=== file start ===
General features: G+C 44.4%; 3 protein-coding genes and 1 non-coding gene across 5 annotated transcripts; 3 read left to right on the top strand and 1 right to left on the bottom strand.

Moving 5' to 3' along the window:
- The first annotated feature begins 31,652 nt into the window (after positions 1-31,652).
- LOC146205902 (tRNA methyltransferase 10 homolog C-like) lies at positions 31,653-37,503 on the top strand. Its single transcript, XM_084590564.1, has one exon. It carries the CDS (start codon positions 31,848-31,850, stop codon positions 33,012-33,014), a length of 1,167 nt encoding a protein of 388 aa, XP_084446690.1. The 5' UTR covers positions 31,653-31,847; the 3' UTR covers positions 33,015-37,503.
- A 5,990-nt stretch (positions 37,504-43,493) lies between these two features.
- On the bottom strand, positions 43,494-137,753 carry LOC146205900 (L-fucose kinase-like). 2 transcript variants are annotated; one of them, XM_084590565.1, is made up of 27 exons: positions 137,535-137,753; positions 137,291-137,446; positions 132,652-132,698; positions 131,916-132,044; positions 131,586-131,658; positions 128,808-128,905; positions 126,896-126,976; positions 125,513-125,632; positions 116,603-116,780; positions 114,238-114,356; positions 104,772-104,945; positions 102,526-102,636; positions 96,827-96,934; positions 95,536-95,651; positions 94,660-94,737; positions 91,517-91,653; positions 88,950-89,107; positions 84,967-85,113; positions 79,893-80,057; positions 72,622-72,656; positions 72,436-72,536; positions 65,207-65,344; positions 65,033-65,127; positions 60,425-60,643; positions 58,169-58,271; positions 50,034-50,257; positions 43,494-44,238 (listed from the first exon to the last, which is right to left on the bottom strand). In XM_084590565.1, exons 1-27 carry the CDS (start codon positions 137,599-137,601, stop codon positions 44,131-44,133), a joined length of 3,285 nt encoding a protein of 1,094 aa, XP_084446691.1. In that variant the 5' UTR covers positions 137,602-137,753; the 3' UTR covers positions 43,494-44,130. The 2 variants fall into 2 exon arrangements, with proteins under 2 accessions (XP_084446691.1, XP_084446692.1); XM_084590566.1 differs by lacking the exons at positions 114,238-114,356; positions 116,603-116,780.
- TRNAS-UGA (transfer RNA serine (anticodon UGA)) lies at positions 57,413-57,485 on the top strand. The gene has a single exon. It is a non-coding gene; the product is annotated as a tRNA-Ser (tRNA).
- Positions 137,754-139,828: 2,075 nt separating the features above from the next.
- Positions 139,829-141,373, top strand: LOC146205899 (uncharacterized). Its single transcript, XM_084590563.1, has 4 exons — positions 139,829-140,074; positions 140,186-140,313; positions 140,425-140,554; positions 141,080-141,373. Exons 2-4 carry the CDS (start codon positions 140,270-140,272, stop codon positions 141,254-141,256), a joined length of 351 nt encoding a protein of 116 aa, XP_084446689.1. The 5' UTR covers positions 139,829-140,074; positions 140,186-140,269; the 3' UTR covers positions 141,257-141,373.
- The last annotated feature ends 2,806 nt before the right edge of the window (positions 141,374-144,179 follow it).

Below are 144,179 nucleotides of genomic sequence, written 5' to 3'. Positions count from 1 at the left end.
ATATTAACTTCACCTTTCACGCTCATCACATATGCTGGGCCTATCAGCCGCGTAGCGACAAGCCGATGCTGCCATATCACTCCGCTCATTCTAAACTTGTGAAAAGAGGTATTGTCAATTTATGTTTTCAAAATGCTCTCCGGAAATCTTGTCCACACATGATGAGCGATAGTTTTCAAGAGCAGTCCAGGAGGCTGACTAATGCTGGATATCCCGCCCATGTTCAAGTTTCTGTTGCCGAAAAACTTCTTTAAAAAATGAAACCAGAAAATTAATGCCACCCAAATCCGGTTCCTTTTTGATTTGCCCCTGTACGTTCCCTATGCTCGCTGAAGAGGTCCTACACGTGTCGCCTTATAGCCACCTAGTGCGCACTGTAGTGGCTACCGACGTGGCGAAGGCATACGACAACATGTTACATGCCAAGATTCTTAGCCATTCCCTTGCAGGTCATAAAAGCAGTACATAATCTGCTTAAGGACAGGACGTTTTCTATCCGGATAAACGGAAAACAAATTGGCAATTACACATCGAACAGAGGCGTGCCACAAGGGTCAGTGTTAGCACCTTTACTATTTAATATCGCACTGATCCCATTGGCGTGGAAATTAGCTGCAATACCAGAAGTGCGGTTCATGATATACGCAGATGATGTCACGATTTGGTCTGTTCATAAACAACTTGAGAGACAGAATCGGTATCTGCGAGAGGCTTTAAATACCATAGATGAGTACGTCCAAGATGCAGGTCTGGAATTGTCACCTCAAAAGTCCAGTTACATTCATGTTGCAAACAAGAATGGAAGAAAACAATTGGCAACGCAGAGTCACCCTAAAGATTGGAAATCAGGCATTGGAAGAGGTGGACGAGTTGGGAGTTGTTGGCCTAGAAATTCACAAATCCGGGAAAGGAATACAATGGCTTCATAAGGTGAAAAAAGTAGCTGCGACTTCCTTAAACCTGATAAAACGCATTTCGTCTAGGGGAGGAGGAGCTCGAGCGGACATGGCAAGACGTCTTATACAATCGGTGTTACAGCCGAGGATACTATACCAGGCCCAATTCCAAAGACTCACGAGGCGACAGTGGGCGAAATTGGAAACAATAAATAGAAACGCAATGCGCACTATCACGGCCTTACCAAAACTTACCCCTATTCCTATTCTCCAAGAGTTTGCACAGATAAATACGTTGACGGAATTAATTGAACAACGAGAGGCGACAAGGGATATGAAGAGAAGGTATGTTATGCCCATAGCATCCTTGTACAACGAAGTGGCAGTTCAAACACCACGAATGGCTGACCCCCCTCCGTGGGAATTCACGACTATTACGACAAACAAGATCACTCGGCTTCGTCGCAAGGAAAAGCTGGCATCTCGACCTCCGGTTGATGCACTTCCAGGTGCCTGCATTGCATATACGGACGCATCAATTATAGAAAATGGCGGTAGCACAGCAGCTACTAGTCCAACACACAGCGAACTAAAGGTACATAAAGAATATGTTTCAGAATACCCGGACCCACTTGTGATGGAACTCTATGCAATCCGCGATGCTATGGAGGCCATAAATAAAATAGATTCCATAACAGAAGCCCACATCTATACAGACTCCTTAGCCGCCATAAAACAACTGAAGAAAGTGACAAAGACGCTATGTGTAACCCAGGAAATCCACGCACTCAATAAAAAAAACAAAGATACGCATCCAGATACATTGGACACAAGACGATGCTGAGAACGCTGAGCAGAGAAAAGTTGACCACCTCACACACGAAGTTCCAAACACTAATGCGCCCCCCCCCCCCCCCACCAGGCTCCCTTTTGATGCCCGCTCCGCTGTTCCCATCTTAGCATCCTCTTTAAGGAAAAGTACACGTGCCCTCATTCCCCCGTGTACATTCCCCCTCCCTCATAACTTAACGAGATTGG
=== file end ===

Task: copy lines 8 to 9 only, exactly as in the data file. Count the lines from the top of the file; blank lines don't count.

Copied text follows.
- Positions 137,754-139,828: 2,075 nt separating the features above from the next.
- Positions 139,829-141,373, top strand: LOC146205899 (uncharacterized). Its single transcript, XM_084590563.1, has 4 exons — positions 139,829-140,074; positions 140,186-140,313; positions 140,425-140,554; positions 141,080-141,373. Exons 2-4 carry the CDS (start codon positions 140,270-140,272, stop codon positions 141,254-141,256), a joined length of 351 nt encoding a protein of 116 aa, XP_084446689.1. The 5' UTR covers positions 139,829-140,074; positions 140,186-140,269; the 3' UTR covers positions 141,257-141,373.